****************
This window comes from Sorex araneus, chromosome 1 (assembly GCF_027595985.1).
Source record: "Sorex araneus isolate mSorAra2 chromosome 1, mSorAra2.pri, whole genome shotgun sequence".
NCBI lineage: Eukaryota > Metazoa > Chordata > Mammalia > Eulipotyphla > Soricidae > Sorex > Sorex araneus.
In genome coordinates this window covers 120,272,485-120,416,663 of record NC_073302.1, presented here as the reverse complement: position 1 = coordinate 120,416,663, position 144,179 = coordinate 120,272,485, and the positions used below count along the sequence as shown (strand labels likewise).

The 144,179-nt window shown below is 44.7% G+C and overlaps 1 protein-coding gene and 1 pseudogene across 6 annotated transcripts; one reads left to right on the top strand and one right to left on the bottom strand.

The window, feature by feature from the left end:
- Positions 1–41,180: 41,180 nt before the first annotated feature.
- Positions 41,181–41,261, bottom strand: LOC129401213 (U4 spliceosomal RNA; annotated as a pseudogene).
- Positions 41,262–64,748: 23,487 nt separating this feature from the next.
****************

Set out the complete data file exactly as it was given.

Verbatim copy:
This window comes from Sorex araneus, chromosome 1 (assembly GCF_027595985.1).
Source record: "Sorex araneus isolate mSorAra2 chromosome 1, mSorAra2.pri, whole genome shotgun sequence".
NCBI lineage: Eukaryota > Metazoa > Chordata > Mammalia > Eulipotyphla > Soricidae > Sorex > Sorex araneus.
In genome coordinates this window covers 120,272,485-120,416,663 of record NC_073302.1, presented here as the reverse complement: position 1 = coordinate 120,416,663, position 144,179 = coordinate 120,272,485, and the positions used below count along the sequence as shown (strand labels likewise).

The 144,179-nt window shown below is 44.7% G+C and overlaps 1 protein-coding gene and 1 pseudogene across 6 annotated transcripts; one reads left to right on the top strand and one right to left on the bottom strand.

The window, feature by feature from the left end:
- Positions 1–41,180: 41,180 nt before the first annotated feature.
- Positions 41,181–41,261, bottom strand: LOC129401213 (U4 spliceosomal RNA; annotated as a pseudogene).
- Positions 41,262–64,748: 23,487 nt separating this feature from the next.